Essay on Mental Health – 1604 Words
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Homelessness has contributed much to the increase in mental health cases around the globe. In the United States, the mental illnesses among the homeless populations are estimated to be double that of the non-homeless counterparts. The homeless population comprises of the street children and families with low or no income that cannot meet their necessities and pay rent. Homelessness has been attributed to the increase in the rates of unemployment, frequent hospitalizations, low or no income. The paper explains different aspects of homelessness and mental health illnesses as well as the juvenile delinquency. It covers the ways of promoting positive behaviors among the juveniles. Additionally, the paper addresses the issue of military and mental illnesses. The military is a group of people that are at high risk of mental illnesses especially after a War. They suffer from depression, anxiety, and post-traumatic disorders. The soldiers should undergo some mental diagnosis before they are released to reunite with their spouses and families. They are equipped with skills of coping with post-traumatic situations and moving on with their lives without the mental disturbances. There are various programs that ensure that the soldiers get mental health support after a War or after they retire to cope with the civilian life. The paper also addresses the issue of juvenile delinquency and the different support programs for them to acquire positive behavior. The programs include an educational development program, mentoring programs, and behavioral intervention programs. The programs can be initiated both at home and at school. The juveniles who drop out of school under the influence of peers result in urban violence. They trouble their successful counterparts. These juveniles can be rehabilitated by use of such programs.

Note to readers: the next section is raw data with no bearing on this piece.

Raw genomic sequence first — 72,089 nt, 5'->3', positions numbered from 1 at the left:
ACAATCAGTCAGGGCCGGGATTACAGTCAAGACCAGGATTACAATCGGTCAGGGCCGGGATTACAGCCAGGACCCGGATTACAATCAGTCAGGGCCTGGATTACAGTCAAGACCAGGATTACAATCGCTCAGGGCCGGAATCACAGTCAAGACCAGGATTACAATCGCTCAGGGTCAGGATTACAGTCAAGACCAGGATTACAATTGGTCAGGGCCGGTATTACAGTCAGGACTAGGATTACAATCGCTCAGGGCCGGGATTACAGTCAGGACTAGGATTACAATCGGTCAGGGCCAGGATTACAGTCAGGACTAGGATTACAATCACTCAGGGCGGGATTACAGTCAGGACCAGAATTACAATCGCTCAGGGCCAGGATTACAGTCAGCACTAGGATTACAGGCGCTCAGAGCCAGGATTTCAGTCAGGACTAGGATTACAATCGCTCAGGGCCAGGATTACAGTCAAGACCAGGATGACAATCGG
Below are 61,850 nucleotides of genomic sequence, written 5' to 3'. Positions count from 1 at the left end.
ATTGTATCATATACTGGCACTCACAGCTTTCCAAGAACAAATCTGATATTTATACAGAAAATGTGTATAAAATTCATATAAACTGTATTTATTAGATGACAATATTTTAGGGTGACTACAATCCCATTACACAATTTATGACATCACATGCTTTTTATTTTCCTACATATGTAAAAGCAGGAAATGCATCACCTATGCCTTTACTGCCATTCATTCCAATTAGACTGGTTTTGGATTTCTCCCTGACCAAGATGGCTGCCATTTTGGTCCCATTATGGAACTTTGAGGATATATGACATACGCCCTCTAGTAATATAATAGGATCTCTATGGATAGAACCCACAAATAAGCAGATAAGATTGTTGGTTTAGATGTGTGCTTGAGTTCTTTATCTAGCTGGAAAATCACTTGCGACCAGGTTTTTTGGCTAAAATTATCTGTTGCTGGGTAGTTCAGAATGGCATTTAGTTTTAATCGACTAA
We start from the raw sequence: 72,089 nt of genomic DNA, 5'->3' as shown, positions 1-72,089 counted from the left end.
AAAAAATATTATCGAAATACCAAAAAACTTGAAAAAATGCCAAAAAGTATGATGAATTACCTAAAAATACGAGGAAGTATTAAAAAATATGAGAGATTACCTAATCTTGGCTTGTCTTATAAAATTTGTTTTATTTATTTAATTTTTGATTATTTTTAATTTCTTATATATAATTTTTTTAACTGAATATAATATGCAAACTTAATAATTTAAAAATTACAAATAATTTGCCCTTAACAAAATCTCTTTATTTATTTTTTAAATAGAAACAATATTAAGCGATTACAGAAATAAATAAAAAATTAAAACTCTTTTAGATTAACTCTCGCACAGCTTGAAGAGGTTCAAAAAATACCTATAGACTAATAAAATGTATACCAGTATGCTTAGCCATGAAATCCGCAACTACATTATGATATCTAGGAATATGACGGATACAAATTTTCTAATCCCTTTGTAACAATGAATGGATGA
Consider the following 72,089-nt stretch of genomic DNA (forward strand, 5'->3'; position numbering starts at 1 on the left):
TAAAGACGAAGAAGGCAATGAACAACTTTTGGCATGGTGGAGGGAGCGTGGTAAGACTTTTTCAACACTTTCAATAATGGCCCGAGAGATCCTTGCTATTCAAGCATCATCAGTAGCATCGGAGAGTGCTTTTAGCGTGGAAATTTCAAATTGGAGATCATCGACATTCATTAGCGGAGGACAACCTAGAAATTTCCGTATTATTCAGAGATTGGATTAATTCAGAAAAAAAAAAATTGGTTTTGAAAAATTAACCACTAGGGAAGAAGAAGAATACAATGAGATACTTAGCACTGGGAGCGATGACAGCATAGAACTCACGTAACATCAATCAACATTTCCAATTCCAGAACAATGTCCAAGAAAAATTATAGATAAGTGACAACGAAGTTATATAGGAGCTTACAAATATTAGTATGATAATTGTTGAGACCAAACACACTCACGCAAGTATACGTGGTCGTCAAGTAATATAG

Studies in the United States have revealed that the homeless population has a high risk of developing mental illnesses, compared to the non-homeless. The different types of the homeless population include the street children that are exposed to severe environmental conditions such as drug abuse and have a high susceptibility to becoming mentally ill. The trauma that the homeless population undergoes results to mental disorders and disturbances. The mental illnesses among the homeless populations are triggered by anxiety, depression, and substance abuse. They are always worried about their basic needs, indecency, and lack of access to the comforts of life (Gullickson, 1995). Their continuous worry results in mental disturbances. The population is also exposed to schizophrenia that is also a trigger for mental illnesses. Some societal factors such as unemployment, low income, and frequent hospitalizations contribute to a state of homelessness and consequent increase in the cases of mental illnesses (Gullickson, 1995). The unemployed find it difficult to meet their necessities and cannot afford a house to live. Besides, others have low wages that cannot pay them a house, resulting in homelessness or living in a substandard house. In addition, if one of the family members becomes chronically ill, the family may be deprived of their savings because of frequent hospitalizations, therefore, lacking enough capital for housing (Gullickson, 1995).
Homelessness increases the cases of mental illnesses. The condition makes the affected individuals result in a state of anxiety and depression that are risk factors for the mental illnesses. The depression and anxiety increase the negative thoughts in an individual making him/her vulnerable to mental disorders.